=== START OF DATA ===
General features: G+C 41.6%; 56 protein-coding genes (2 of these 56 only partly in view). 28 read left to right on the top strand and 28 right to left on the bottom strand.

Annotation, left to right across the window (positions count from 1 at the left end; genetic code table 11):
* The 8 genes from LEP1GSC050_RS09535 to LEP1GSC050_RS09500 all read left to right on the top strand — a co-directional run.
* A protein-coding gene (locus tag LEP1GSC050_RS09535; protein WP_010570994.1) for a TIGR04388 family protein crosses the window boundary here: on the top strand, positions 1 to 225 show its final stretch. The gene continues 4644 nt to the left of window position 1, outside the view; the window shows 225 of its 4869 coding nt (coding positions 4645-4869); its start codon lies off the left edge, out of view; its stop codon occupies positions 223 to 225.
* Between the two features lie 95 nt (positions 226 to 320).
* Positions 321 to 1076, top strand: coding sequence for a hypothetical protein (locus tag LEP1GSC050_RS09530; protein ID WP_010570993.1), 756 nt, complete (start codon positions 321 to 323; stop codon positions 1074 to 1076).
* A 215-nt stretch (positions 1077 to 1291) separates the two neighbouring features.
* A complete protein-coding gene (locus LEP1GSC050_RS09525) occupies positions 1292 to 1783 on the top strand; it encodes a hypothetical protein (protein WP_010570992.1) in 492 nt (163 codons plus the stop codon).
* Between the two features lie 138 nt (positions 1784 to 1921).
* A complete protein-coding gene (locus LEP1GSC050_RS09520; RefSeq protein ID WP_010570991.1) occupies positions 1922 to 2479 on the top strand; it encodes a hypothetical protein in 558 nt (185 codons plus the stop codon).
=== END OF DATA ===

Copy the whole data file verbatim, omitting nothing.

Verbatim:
General features: G+C 41.6%; 56 protein-coding genes (2 of these 56 only partly in view). 28 read left to right on the top strand and 28 right to left on the bottom strand.

Annotation, left to right across the window (positions count from 1 at the left end; genetic code table 11):
* The 8 genes from LEP1GSC050_RS09535 to LEP1GSC050_RS09500 all read left to right on the top strand — a co-directional run.
* A protein-coding gene (locus tag LEP1GSC050_RS09535; protein WP_010570994.1) for a TIGR04388 family protein crosses the window boundary here: on the top strand, positions 1 to 225 show its final stretch. The gene continues 4644 nt to the left of window position 1, outside the view; the window shows 225 of its 4869 coding nt (coding positions 4645-4869); its start codon lies off the left edge, out of view; its stop codon occupies positions 223 to 225.
* Between the two features lie 95 nt (positions 226 to 320).
* Positions 321 to 1076, top strand: coding sequence for a hypothetical protein (locus tag LEP1GSC050_RS09530; protein ID WP_010570993.1), 756 nt, complete (start codon positions 321 to 323; stop codon positions 1074 to 1076).
* A 215-nt stretch (positions 1077 to 1291) separates the two neighbouring features.
* A complete protein-coding gene (locus LEP1GSC050_RS09525) occupies positions 1292 to 1783 on the top strand; it encodes a hypothetical protein (protein WP_010570992.1) in 492 nt (163 codons plus the stop codon).
* Between the two features lie 138 nt (positions 1784 to 1921).
* A complete protein-coding gene (locus LEP1GSC050_RS09520; RefSeq protein ID WP_010570991.1) occupies positions 1922 to 2479 on the top strand; it encodes a hypothetical protein in 558 nt (185 codons plus the stop codon).